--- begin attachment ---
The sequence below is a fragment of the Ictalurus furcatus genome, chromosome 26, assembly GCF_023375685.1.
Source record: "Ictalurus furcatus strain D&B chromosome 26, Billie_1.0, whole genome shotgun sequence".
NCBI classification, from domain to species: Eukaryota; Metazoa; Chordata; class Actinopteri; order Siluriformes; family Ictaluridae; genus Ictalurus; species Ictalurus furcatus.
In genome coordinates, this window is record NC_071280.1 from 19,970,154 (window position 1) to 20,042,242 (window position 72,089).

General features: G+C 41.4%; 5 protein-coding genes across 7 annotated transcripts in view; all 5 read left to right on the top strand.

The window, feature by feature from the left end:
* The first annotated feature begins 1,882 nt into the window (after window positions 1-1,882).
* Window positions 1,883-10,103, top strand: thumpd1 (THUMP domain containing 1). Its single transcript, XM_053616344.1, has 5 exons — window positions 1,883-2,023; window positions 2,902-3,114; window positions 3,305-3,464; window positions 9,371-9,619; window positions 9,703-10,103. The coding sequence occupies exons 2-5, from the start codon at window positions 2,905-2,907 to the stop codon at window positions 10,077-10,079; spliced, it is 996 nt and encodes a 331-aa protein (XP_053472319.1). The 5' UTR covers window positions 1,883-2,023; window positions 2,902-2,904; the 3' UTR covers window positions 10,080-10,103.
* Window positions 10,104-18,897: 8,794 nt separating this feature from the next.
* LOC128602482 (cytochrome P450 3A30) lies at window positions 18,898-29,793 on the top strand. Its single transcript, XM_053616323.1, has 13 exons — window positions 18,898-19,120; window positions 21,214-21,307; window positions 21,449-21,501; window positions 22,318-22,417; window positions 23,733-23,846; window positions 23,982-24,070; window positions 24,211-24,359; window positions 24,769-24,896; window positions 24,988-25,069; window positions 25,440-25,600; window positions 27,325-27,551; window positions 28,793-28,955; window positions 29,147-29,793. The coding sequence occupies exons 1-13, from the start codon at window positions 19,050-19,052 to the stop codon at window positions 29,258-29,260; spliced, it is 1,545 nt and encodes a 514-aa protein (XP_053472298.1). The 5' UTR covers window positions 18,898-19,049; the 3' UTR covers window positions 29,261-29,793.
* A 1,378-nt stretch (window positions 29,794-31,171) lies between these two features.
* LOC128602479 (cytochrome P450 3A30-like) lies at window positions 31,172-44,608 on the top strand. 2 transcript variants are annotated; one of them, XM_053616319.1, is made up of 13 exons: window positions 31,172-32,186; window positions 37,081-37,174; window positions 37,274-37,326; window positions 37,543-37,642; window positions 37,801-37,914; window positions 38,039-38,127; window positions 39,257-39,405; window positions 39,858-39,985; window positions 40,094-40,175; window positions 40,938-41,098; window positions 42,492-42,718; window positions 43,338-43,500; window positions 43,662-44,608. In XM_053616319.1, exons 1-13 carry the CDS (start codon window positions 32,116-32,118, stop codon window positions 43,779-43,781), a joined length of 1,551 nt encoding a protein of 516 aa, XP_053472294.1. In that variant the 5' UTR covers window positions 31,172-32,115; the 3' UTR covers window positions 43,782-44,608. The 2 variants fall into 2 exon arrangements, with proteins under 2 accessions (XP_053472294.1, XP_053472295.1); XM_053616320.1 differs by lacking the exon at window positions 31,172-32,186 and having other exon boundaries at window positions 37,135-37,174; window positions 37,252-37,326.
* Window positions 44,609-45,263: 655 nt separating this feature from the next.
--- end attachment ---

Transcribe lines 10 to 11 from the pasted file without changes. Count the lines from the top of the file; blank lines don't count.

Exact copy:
* LOC128602482 (cytochrome P450 3A30) lies at window positions 18,898-29,793 on the top strand. Its single transcript, XM_053616323.1, has 13 exons — window positions 18,898-19,120; window positions 21,214-21,307; window positions 21,449-21,501; window positions 22,318-22,417; window positions 23,733-23,846; window positions 23,982-24,070; window positions 24,211-24,359; window positions 24,769-24,896; window positions 24,988-25,069; window positions 25,440-25,600; window positions 27,325-27,551; window positions 28,793-28,955; window positions 29,147-29,793. The coding sequence occupies exons 1-13, from the start codon at window positions 19,050-19,052 to the stop codon at window positions 29,258-29,260; spliced, it is 1,545 nt and encodes a 514-aa protein (XP_053472298.1). The 5' UTR covers window positions 18,898-19,049; the 3' UTR covers window positions 29,261-29,793.
* A 1,378-nt stretch (window positions 29,794-31,171) lies between these two features.